[ Published on Icon Magazine 123, September 2013, words : Rossella Scalia ]
The Paraguayan architect Javier Corvalán has designed a house for a film-maker in the countryside outside the capital city, Asunciòn, which comprises two simple rectangular blocks, one on the top of the other. The base, built with local sandstone, houses a bedroom and bathroom; the upper metal structure, which is covered by a galvanized sheet, contains the kitchen and living room.
What makes the house such a private retreat is the complete absence of windows on the upper volume. Instead, light and air enter through the opening and closing of the whole structure like a box. The ‘lid’ is lifted by a side pin which is rotated using a manual winch.
In this way, the house takes on two radically opposed aspects. When the lid is open, the architecture blends into the landscape; when closed, it is cut off. However, even when closed, the house has a neat trick to maintain communication with the world outside: the upper volume acts as a camera obscure, so the image of the surrounding landscape is projected into it through a pinhole.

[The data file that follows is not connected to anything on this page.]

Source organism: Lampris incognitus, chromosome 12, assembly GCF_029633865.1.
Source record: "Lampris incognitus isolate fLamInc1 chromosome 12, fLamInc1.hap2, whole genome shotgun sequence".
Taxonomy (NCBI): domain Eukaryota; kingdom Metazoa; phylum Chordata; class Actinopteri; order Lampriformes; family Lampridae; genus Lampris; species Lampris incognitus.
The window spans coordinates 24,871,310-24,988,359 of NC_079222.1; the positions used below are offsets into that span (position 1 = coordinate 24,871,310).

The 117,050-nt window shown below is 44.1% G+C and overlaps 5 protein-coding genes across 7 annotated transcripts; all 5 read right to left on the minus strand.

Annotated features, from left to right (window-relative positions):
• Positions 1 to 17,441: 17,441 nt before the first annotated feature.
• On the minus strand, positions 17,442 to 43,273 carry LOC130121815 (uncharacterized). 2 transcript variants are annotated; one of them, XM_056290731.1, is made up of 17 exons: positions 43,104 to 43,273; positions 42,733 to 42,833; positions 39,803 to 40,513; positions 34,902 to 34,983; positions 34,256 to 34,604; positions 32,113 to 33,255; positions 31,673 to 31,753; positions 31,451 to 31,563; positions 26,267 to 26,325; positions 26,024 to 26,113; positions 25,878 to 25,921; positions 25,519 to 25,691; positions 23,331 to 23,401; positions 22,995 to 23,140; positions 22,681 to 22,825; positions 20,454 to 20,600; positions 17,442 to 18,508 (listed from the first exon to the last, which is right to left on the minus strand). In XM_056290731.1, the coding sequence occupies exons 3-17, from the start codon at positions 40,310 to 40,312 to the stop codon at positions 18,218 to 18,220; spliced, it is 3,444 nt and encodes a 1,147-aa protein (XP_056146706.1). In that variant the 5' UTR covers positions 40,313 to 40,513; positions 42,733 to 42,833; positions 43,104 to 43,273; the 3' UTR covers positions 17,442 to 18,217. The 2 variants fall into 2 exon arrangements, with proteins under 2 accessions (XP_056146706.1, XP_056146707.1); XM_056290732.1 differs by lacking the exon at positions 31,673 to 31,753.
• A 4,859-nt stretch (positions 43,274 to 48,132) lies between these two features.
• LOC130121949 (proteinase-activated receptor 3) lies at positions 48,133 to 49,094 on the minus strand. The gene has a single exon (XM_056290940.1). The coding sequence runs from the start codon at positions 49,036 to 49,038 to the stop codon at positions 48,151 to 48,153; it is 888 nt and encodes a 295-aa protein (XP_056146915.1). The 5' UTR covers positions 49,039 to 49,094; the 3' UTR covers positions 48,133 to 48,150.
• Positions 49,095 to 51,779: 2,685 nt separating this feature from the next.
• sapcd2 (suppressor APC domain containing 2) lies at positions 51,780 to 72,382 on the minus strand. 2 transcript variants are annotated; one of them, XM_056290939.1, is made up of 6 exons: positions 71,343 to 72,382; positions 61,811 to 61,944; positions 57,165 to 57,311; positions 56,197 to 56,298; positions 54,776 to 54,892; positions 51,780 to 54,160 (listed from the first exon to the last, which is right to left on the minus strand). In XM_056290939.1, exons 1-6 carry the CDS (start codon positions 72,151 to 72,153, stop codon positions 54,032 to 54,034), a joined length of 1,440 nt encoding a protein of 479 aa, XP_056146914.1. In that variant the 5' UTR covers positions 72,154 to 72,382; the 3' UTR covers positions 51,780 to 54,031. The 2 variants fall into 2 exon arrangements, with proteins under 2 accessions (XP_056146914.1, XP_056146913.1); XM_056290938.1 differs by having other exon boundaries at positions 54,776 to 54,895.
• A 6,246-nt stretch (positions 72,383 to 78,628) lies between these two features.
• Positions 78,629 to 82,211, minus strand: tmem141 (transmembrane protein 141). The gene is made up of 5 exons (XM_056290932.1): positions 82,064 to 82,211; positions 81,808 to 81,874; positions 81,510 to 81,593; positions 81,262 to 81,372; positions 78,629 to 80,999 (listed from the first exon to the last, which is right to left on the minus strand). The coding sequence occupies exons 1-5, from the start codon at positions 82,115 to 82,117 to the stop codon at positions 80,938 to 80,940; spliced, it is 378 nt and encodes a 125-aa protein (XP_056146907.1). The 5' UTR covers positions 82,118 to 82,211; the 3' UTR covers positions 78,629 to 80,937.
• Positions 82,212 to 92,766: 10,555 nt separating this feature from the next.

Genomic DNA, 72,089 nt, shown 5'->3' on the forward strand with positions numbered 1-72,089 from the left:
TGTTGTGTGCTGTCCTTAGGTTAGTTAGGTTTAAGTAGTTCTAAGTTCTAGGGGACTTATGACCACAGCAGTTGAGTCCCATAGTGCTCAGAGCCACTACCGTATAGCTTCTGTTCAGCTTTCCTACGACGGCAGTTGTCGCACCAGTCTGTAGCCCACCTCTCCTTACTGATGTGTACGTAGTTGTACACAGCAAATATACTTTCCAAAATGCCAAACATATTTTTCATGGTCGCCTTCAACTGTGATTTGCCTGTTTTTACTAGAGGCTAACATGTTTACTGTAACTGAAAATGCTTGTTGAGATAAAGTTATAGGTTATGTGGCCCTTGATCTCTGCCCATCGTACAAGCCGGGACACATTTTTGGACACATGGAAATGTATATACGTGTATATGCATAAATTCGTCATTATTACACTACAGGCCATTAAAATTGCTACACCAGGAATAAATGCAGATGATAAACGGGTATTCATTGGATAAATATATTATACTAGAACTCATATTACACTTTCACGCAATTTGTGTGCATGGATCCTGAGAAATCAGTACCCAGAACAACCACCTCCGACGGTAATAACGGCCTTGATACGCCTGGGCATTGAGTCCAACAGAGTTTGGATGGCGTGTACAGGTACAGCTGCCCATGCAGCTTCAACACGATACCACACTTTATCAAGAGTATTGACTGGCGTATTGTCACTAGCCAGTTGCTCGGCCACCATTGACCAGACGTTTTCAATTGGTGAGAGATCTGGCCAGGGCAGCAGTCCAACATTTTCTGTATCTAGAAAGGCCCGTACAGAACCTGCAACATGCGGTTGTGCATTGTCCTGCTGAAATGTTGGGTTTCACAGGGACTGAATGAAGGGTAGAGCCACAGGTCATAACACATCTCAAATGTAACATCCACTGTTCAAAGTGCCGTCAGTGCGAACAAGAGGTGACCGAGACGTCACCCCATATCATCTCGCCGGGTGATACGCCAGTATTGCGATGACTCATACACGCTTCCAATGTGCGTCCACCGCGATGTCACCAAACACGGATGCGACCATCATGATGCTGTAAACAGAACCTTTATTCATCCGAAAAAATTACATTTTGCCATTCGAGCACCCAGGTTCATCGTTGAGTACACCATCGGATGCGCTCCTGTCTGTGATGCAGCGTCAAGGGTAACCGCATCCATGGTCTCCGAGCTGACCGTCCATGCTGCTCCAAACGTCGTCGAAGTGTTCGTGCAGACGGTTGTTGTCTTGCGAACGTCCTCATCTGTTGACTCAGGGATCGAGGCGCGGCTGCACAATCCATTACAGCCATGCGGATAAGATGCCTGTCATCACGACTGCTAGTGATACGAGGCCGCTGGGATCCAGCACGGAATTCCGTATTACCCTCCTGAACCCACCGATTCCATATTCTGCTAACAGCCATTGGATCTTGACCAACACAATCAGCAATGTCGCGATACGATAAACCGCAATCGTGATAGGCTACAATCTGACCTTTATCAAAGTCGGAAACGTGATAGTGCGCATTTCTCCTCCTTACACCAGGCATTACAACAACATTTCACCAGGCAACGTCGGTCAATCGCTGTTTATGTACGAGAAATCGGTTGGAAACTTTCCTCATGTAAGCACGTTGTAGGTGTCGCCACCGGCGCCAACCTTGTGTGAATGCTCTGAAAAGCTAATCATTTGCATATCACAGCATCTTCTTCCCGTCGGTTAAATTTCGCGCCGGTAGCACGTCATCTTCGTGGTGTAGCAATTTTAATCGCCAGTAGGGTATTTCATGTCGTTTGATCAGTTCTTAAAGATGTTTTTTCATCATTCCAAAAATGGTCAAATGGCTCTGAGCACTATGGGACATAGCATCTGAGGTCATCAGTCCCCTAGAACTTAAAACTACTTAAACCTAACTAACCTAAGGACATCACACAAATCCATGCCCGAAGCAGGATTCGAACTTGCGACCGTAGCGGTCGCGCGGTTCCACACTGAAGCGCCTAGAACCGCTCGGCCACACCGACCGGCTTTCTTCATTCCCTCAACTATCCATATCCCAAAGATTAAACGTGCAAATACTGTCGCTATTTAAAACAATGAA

Corvalán seems almost to be following Vitruvius, in book III of On Architecture, for the construction of this house : ‘ The human breast should have been furnished with open windows, so that men might not keep their feelings concealed, but have them open to view… However, since they are not so constructed, but are as nature willed them to be, it is impossible for men, while natural abilities are concealed in the breast, to form a judgement on the quality of the arts which is thus deeply hidden ‘.
If Vitruvius dreamed of a man who could connect his interior being to the outside world through the act of opening a window, Corvalán’s suggestion in the form of this house is to open, not just a window, but an entire structure to the outside world, while also allowing its inhabitants to withdraw to an inner world.